Ex-Longhorn Meg Brown, now cancer-free, is really a traveling evangelist for hope, trust and luck

Ex-Longhorn Meg Brown, now cancer-free, is a traveling evangelist for hope, trust and luck

Meg Brown speaker

On her events of struggle and nights of fear, Meg Brown opened her journal. She often ended an entry with this: "I am cancer free today each day for the remainder of my life."

It had been part mantra, part plea, part petition to a power beyond her. Brown wrote those words when all she wanted to do was sleep or scream. She wrote it when she felt well enough to plot trips with friends to California and Iowa. And it's as true now because it was when she wrote it the first time.

Today, we find Brown in the Ann Richards School in Austin, where she teaches math and phys . ed .. She's get yourself ready for a half marathon. The dark-haired former University of Texas basketball player from Arlington bears no trace with the lymphoma that nearly killed her ten years ago. She's what she pledged herself to become.

Brown published her journal entries inside a book printed in 2006. She sells the book to be with her website, where she also books speaking engagements who have taken her to many cities like a traveling evangelist for hope, trust and luck. She was in Minneapolis last fall. There she met the person who gave her his bone marrow. He'd traveled from Germany to see the girl he saved.

"He just wanted to know how he did," says Brown, 32. "He was proud. He am happy he previously done something good."

She continues: "He expressed that via a translator, but I often see it as part of his face, in the eyes."

Through Brown's eyes, the planet is the same put it was before her diagnosis along with a vastly different tapestry of expertise since. She spent my youth inside a safe and loving home, untouched by sadness until her mother told the family in August 2001 that they had cancer of the breast.

Brown was devastated. "I just thought people got cancer and so they died," she says. "And that has been since i didn't know."

Brown already was sick but not aware of her illness. She'd finished playing for that Longhorns that spring, and throughout her last semester at Texas found herself wheezing on the slightest exercise, slimming down with out a diet, struggling to swallow ordinary food, coughing blood. The tumor squeezing her trachea was 18 centimeters when doctors think it is on Feb. 20, 2002.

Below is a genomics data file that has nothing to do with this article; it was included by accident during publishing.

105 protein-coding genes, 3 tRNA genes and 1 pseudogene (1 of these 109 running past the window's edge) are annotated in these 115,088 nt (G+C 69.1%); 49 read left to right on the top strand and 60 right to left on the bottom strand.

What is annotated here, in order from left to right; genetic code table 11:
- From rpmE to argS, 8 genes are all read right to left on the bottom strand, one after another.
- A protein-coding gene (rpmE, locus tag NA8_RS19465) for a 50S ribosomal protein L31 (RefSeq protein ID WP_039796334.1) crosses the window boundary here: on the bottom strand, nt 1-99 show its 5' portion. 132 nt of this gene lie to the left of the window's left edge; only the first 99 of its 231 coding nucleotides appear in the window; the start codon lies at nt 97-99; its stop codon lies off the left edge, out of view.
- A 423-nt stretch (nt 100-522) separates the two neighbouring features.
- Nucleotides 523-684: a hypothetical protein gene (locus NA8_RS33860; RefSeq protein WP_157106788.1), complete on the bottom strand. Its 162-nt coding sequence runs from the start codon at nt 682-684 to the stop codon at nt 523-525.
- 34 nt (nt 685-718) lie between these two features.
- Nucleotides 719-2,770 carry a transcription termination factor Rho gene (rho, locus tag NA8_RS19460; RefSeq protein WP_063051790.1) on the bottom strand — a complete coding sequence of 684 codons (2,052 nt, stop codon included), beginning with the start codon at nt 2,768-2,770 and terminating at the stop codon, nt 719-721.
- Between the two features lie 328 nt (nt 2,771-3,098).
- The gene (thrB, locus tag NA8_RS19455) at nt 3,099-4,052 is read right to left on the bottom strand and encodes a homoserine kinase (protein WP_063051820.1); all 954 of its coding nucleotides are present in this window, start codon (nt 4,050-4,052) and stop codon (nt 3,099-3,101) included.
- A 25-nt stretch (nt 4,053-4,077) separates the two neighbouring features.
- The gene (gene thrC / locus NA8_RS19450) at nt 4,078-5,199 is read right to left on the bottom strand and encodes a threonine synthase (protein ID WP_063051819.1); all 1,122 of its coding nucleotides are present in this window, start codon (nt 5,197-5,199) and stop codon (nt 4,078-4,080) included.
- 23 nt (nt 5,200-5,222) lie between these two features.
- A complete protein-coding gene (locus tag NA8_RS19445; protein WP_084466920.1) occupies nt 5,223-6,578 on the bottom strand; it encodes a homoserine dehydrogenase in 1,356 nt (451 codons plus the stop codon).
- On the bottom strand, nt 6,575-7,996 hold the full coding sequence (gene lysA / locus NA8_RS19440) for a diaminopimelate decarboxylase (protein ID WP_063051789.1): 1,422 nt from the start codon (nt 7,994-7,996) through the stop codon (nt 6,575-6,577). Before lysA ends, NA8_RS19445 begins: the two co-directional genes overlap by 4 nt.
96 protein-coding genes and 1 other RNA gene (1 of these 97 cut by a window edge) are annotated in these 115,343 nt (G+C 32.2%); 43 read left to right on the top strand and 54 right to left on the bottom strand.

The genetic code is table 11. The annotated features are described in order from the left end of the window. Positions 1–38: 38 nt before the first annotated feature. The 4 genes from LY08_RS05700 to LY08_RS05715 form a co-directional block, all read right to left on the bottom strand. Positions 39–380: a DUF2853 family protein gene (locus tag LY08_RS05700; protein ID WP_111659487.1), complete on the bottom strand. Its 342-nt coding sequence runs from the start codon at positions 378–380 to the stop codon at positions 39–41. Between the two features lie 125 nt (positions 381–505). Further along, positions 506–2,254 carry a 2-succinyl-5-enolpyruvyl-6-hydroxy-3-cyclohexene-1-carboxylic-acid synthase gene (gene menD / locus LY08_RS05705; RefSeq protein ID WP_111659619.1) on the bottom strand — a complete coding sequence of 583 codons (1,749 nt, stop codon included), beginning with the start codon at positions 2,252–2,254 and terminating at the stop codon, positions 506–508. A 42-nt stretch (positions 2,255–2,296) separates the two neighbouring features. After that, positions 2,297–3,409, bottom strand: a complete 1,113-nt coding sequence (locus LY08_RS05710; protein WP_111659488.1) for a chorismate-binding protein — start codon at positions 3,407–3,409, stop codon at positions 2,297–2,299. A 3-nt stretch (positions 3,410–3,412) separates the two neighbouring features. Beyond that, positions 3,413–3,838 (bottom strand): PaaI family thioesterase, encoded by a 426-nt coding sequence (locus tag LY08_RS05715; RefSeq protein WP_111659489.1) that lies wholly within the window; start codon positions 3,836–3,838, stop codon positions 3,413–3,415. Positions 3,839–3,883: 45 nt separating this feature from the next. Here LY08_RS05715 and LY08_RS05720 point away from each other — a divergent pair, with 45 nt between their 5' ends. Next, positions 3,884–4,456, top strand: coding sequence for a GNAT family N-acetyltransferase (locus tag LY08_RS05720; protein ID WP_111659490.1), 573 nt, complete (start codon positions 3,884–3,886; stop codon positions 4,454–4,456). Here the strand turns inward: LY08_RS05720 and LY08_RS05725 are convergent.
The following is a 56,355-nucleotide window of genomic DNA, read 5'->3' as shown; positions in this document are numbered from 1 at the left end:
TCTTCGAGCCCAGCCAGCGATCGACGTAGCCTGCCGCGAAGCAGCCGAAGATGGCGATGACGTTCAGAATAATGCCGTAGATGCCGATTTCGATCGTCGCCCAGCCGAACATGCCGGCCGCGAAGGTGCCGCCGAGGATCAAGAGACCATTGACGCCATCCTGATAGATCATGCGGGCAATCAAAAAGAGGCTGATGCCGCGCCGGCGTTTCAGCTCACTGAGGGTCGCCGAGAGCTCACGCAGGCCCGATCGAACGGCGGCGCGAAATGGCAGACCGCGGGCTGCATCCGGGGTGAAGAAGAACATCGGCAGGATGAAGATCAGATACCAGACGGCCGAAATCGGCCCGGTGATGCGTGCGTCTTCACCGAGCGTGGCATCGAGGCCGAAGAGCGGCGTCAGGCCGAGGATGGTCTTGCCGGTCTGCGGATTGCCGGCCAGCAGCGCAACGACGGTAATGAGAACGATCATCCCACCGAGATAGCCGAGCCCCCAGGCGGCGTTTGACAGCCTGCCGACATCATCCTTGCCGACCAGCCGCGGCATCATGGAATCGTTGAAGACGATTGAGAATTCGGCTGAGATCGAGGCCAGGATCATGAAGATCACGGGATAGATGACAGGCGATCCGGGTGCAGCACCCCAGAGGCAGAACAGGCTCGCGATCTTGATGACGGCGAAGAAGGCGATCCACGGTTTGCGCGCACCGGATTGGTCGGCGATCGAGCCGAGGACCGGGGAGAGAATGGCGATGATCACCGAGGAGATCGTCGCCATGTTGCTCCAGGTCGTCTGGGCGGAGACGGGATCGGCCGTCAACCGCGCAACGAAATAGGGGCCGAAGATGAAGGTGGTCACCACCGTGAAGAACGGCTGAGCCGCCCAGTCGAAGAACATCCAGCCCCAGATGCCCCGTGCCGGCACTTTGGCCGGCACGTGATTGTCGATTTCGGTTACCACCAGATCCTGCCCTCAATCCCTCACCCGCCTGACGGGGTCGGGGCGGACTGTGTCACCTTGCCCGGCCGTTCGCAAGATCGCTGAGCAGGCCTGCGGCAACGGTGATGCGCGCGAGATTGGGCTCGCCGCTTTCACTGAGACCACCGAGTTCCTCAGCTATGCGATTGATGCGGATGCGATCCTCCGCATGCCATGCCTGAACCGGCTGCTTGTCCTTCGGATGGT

Brown tells that story when she travels like a speaker. She describes the futility of learning, like a 22-year-old athlete, that using one day you hear that the mother has cancer and, on another, you discover you do, too. She covers the threat of wondering whether your soul will disintegrate or heal.

And she or he says she told herself: "I played for coach (Jody) Conradt for 4 years. I'm able to try this."

Brown spent 100 days in hospitals in Austin, Arlington and Dallas. She searched and saw things she'd never really seen. On her way home from treatment 1 day, she noticed a celebration of people with a bus stop in the Metroplex. She watched them closely by way of a prism she'd not had before.

"Some people looked sad. A few looked angry. There is just a little girl who just looked in a daze. I bawled. I looked over them and just realized: Who knows what that young daughter goes where you can?" she says. "It helped me understand that everybody is experiencing something."

Brown tells those stories when she speaks to groups. She tells these phones her students. She tells them to the ladies she coaches on the basketball and volleyball teams at Ann Richards.

She wants these phones understand that secret trials happens to people who hide them well. Sherrrd like the people she meets to care.

Brown visits her doctor regularly. Her blood counts remain good.

A disease in her own skin called graft-versus-host limits her capacity to be as active as she was before cancer. But she can do lots of the things she i did so. She could shoot a basketball along with her players if she wants to. She will carry on ski trips and long walks through her old neighborhood with her family, including her mother, who, with Brown's father, Ron, still lives within the same house where Brown and her older brother, Matt, was raised. She will train for any half marathon.

"It's a triumph of many things," says Brown's mother, Cathy, who has been free of cancer for 10 years. "A triumph of will. A triumph of determination. Along with a triumph of love and support."

Brown has entered the Livestrong Austin Half Marathon. It's scheduled for Feb. 19, the day before the 10th anniversary of her diagnosis.

She says she hasn't planned almost anything to note the occasion. "So I would observe it by being unable to walk perfectly," Brown says, finding humor inside the possibility.

She smiles. Her brown eyes glisten.

"But hey. I can walk."

Meg Brown speaker

krobbins@statesman.com; @TheBackspinATX; 445-3602

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